Enough Rope

By Edele Winnie

She chose the belt carefully. She did not want leather, but rope, narrow rope. He was a thin man, so that helped. Classy rope belts were difficult to find.

He was an odd sort. Tallish, skinny, messy brown hair and glasses. A passionate marine biologist who had never learned how to swim. He’d been fascinated by computers as a youth, and that had led to his development of the computerized shark tracking system as an adult. His work as a biologist was respected but he was still, at heart, a computer geek who spent more time behind the screen than in the water.

She was on the wrong side of forty, married, dyed blonde hair with dark eyebrows. She wore heels every day. She was renowned for her work on the great white shark. It was she who had published the data revealing that there were no large males, only female great whites. Sharks were her passion too, but her moods ran in both warm and cold currents.

It was inevitable that they should meet; there were only so many biologists specializing in great white sharks. It was at the Worthington Marine Aquarium, which held both displays and serious scientific inquiry.

He thought she was cold. She didn’t show her feelings, if she had any. He tended to be enthusiastic as a child and took disappointments equally as hard.

The belt was a surprise.

“I have a present for you.” She said.

He smiled. Who doesn’t like presents? He already had a large collection of plush toy sharks. But it was not a stuffed thing- it was a slender rope belt with a rope fastener and no buckle.

“For you,” she said, with a hint of a smile and a twinkle in her eye.

“Thank you.” He was confused.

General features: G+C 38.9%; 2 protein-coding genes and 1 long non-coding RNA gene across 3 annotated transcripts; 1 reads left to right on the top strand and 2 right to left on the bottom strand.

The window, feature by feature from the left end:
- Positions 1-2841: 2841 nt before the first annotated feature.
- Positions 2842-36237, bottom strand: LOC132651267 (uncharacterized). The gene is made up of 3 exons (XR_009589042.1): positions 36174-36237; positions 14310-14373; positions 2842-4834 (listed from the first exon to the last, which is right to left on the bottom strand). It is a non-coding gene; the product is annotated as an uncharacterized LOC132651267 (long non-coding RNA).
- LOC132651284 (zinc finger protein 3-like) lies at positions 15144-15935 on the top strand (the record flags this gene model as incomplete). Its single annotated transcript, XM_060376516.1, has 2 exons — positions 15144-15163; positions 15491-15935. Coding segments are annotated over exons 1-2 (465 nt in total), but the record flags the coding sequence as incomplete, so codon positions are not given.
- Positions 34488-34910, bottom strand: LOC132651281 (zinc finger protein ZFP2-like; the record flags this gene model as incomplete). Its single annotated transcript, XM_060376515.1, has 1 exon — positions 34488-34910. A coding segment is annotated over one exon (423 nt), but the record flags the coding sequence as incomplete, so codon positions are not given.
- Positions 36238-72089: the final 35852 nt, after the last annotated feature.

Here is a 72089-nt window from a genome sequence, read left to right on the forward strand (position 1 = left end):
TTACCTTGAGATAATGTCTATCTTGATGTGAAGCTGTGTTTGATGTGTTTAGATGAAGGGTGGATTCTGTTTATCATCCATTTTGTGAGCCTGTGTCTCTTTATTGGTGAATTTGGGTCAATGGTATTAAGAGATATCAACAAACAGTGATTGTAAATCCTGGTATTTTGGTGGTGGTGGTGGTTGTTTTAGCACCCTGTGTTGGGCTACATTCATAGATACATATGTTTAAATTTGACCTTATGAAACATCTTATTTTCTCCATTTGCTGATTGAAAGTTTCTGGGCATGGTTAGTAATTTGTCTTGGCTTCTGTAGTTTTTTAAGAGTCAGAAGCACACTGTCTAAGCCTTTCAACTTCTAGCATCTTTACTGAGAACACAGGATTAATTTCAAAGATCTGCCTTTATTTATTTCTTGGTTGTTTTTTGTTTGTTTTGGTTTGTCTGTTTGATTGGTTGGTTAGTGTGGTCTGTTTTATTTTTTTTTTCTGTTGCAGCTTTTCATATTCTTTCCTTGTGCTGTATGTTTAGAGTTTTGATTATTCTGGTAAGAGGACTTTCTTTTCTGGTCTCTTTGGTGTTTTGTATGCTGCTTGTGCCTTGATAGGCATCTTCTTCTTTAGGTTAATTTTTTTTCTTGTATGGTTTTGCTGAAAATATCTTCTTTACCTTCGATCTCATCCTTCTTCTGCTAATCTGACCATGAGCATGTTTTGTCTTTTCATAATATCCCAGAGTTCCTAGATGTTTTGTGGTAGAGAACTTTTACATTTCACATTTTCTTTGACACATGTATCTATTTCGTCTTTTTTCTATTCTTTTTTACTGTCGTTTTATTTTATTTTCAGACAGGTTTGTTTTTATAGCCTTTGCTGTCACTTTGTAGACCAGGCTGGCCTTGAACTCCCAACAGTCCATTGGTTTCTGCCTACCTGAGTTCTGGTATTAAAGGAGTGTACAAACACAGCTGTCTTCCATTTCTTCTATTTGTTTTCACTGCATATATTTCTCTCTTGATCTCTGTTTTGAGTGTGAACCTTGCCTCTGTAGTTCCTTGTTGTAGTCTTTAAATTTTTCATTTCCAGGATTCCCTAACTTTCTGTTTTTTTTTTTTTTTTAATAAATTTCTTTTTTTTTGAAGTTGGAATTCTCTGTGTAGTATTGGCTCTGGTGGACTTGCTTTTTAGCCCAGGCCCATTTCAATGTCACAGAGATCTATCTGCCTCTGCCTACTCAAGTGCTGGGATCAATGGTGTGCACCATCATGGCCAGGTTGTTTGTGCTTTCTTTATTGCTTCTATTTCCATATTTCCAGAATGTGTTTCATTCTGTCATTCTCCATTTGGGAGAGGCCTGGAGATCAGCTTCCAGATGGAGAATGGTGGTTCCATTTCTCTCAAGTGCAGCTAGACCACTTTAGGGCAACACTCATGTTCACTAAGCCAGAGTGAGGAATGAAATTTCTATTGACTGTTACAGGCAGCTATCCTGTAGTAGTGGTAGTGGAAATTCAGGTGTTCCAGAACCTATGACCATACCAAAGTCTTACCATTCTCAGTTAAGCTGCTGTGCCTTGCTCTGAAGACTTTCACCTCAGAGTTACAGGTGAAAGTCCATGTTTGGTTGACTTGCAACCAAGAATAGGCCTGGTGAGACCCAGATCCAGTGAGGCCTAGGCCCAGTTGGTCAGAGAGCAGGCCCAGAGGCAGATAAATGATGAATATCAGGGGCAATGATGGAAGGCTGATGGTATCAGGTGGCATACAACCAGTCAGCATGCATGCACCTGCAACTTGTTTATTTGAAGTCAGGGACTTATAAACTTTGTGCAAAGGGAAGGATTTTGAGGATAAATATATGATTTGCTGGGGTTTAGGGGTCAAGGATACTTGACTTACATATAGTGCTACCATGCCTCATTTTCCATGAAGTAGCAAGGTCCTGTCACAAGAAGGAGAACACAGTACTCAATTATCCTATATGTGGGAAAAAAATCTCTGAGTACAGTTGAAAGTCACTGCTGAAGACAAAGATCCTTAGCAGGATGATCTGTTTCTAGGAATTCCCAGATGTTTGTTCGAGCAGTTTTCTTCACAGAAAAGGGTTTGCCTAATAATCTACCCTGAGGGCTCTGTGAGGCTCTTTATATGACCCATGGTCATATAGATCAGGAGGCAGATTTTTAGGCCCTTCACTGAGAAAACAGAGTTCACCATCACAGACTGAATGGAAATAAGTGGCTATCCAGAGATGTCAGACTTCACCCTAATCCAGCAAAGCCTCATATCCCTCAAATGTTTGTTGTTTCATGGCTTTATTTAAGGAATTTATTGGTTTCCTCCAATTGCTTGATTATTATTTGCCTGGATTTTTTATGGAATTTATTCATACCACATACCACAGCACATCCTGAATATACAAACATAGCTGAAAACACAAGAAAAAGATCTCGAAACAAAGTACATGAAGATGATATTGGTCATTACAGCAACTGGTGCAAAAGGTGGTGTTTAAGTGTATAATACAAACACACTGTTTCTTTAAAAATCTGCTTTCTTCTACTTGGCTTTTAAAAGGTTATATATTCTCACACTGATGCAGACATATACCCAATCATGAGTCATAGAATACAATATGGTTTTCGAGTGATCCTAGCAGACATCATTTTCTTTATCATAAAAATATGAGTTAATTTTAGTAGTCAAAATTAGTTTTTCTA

“Put it on.”

Embarrassed, he took off his leather belt with the big dolphin buckle and threaded the rope through the loops.

She nodded appreciatively. “Very nautical.”

 

 

He had almost forgotten about the unusual gift when she reappeared at closing time.

“I have something important to show you,” she said, beckoning.

He followed her out to the great white shark tank. They had one large female right now, and they called her ‘Mother’.

“Looks like Mother’s sleeping,” she said with a smile.

She was quick- pushed him against the cement wall, her hands on his shoulders, her hot mouth sucking at his. He was naive but enthusiastic. He thought he understood when she undid the rope belt with a flick of her deft fingers.

They rolled and pawed beside mother’s tank until they were both exhausted. Then she put her legs into the water.

“Is that safe?” he asked genuinely concerned.

She laughed. “They’re attracted by movement.” She reminded him. “As long as I don’t kick around I should be fine.”

Challenged, he too put his feet in. “I don’t swim.” He admitted.

“I know.”

 

 

He did not see her outside of the aquarium but each workday now ended in a frenzy beside Mother’s tank. The maintenance staff had begun to gather and secretly watch.

In the beginning he was unaffected but as the weeks slipped by he began to hunger for her on the weekends. His vacation was agony and he found that he often couldn’t sleep. He longed for her skin, the smell of the water, the feeling of the wet concrete. He felt ravenous, and on the edge of losing control. The thought of sharks in a feeding frenzy came to him, how they sometimes took bites out of each other in their excitement to get to their prey. He rubbed his hand along the tender bite marks on his arms. He needed her.